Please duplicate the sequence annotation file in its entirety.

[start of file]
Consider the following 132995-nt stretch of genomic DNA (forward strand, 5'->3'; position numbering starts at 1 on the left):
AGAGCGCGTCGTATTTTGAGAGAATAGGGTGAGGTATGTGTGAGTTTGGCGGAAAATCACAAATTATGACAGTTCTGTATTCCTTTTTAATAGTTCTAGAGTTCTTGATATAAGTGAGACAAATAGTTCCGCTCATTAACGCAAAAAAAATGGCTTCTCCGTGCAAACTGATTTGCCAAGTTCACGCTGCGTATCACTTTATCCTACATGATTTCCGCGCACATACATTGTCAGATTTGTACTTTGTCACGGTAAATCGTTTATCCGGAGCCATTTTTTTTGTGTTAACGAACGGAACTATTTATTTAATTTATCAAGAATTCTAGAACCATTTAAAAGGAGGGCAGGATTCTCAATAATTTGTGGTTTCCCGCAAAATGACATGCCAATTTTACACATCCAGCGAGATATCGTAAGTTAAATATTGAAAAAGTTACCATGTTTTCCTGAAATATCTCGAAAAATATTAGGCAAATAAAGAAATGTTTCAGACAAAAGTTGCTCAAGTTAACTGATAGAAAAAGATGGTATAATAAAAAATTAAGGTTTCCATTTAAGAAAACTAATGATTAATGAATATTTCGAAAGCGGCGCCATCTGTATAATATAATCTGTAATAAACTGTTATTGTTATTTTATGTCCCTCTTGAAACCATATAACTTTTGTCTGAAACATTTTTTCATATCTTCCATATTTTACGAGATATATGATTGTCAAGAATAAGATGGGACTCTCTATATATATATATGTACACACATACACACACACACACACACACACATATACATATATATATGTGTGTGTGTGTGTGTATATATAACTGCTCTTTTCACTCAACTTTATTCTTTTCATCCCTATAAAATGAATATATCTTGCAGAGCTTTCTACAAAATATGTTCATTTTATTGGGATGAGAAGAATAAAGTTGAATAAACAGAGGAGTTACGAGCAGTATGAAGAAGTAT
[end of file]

Consider the following 132995-nt stretch of genomic DNA (forward strand, 5'->3'; position numbering starts at 1 on the left):
AGAGCGCGTCGTATTTTGAGAGAATAGGGTGAGGTATGTGTGAGTTTGGCGGAAAATCACAAATTATGACAGTTCTGTATTCCTTTTTAATAGTTCTAGAGTTCTTGATATAAGTGAGACAAATAGTTCCGCTCATTAACGCAAAAAAAATGGCTTCTCCGTGCAAACTGATTTGCCAAGTTCACGCTGCGTATCACTTTATCCTACATGATTTCCGCGCACATACATTGTCAGATTTGTACTTTGTCACGGTAAATCGTTTATCCGGAGCCATTTTTTTTGTGTTAACGAACGGAACTATTTATTTAATTTATCAAGAATTCTAGAACCATTTAAAAGGAGGGCAGGATTCTCAATAATTTGTGGTTTCCCGCAAAATGACATGCCAATTTTACACATCCAGCGAGATATCGTAAGTTAAATATTGAAAAAGTTACCATGTTTTCCTGAAATATCTCGAAAAATATTAGGCAAATAAAGAAATGTTTCAGACAAAAGTTGCTCAAGTTAACTGATAGAAAAAGATGGTATAATAAAAAATTAAGGTTTCCATTTAAGAAAACTAATGATTAATGAATATTTCGAAAGCGGCGCCATCTGTATAATATAATCTGTAATAAACTGTTATTGTTATTTTATGTCCCTCTTGAAACCATATAACTTTTGTCTGAAACATTTTTTCATATCTTCCATATTTTACGAGATATATGATTGTCAAGAATAAGATGGGACTCTCTATATATATATATGTACACACATACACACACACACACACACACACATATACATATATATATGTGTGTGTGTGTGTGTATATATAACTGCTCTTTTCACTCAACTTTATTCTTTTCATCCCTATAAAATGAATATATCTTGCAGAGCTTTCTACAAAATATGTTCATTTTATTGGGATGAGAAGAATAAAGTTGAATAAACAGAGGAGTTACGAGCAGTATGAAGAAGTAT